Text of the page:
Hospital applies for medical waste handling permit
War Memorial Hospital is applying for a permit to build and operate an infectious medical waste management facility at the new hospital site.
The permit is for constructing a secure and controlled area to store medical waste inside the new hospital until it can be picked up by their current contractor, Sci-Med Waste Systems of Roanoke, Virginia, said War Memorial Hospital President Neil McLaughlin.
Their contractor picks up the medical waste from a secured area
at the current hospital and transports it to a site where it can be disposed of safely and properly, McLaughlin said. They come once a week or every two weeks, depending on the amount of medical waste they have.
The new hospital would have the same arrangements for their contractor to transport the waste from their temporary storage area to the company’s safe disposal location.
Whenever the hospital changes location or companies that handle their medical waste, they have to reapply and go through the medical waste permitting process again, said Lyn Goodwin, War Memorial Hospital community relations director.
The new hospital will be located at 1 Healthy Way off Fairview Drive. Construction is currently underway.
Nature of waste
According to their public notice, the hospital produces an estimated 258 pounds of cultures and stocks of microorganisms, biological and pathological waste, each year as well as 3,187 pounds of blood, blood products and sharps as medical waste annually.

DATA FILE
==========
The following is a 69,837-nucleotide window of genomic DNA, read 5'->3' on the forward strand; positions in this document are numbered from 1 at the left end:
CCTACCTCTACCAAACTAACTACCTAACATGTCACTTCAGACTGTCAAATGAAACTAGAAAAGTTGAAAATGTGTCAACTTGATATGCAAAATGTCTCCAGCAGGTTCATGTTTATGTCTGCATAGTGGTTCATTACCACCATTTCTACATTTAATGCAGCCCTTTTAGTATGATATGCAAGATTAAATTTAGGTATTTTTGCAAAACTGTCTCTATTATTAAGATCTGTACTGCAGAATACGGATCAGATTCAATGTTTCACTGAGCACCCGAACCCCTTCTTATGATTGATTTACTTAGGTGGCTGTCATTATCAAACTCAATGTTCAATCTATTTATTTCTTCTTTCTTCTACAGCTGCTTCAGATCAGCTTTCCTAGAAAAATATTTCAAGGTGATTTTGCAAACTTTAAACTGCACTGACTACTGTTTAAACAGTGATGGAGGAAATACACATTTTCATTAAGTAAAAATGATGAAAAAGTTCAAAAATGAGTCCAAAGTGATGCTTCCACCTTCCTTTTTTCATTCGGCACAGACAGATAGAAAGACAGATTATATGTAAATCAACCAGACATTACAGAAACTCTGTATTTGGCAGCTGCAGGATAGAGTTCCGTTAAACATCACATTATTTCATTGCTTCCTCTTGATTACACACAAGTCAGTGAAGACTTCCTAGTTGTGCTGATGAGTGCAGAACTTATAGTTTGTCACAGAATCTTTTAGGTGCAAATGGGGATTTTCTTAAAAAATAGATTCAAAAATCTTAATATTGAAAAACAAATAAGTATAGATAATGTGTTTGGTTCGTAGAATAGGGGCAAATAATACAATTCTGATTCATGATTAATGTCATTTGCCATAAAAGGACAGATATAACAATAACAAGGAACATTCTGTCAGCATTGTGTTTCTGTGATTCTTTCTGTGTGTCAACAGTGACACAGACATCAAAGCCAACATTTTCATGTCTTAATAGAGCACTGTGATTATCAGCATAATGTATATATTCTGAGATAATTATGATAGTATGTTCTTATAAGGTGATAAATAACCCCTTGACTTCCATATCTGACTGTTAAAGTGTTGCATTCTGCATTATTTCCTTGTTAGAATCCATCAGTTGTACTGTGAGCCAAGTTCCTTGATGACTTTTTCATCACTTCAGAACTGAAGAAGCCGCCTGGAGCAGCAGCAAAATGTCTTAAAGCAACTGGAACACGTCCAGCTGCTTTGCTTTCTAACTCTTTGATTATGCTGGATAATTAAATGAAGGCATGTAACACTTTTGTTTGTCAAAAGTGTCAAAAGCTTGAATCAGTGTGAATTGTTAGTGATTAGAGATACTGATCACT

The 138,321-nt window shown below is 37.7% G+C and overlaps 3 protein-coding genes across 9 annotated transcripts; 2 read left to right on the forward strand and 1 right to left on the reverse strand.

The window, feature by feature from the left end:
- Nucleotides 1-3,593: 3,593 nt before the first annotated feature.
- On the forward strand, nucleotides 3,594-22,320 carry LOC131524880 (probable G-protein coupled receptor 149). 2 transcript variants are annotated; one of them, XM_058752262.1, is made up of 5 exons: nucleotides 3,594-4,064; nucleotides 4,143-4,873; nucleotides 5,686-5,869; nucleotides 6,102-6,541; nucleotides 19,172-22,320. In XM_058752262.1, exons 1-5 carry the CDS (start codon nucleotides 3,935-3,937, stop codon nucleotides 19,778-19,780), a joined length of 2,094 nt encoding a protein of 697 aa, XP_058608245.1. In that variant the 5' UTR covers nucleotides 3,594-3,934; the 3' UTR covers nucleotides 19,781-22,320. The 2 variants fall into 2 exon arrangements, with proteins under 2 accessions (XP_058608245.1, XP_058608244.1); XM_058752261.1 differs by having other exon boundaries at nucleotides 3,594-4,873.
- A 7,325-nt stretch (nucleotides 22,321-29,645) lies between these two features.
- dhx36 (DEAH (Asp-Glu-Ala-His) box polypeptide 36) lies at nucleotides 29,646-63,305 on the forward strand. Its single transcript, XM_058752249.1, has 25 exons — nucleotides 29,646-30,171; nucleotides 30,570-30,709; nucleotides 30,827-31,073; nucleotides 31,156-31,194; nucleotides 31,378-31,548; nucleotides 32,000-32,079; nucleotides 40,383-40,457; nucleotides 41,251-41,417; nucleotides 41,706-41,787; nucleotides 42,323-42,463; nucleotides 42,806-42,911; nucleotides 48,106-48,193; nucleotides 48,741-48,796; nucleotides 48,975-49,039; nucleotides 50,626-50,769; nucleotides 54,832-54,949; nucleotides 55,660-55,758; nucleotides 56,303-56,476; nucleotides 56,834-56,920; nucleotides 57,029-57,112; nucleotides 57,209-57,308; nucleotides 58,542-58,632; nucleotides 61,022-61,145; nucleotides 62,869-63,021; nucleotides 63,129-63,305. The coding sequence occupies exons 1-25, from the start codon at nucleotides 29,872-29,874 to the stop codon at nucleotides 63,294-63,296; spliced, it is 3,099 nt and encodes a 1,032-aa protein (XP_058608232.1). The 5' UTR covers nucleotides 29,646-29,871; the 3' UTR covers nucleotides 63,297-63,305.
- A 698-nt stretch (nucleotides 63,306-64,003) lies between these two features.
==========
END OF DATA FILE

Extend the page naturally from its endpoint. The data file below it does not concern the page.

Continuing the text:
The medical waste includes throat swabs, blood cultures, needles, glass and any items with blood or bodily fluids, McLaughlin said. About 86 pounds of the waste are produced monthly. All materials are handled as specified by their infectious waste management plan.
Separated from the start
The medical waste is separated into different containers from the start and must be controlled from the time it’s created until it disposal, he noted.
Contractors are also required to have their own permits. It may be innocuous material with no infection present but they use universal precautions to protect against the chance that it could be harmful, like a doctor or dentist uses gloves, McLaughlin said.
Public comment period
Public notice of their application was published in last week’s
Morgan Messenger. There is a 30-day public comment period on the project.
Copies of the application are available at the Morgan County Courthouse, the Town of Bath Municipal Office, the Morgan County Public Library and the Office of Environmental Health Services in Charleston.
Any written comments should concisely state issues and be addressed to the Secretary of the Department of Health and Human Resources, Infectious Waste Program, Capitol & Washington Streets, 1 Davis Square, Suite 200, Charleston, WVa., 25301-1798.
Comments must be received
within 30 days of publication of the public notice. A public hearing on the project may also be requested within the 30-day public comment window by sending a letter to the DHHR Secretary at the above address.
For more information on the project, call the hospital at 304-258-6526.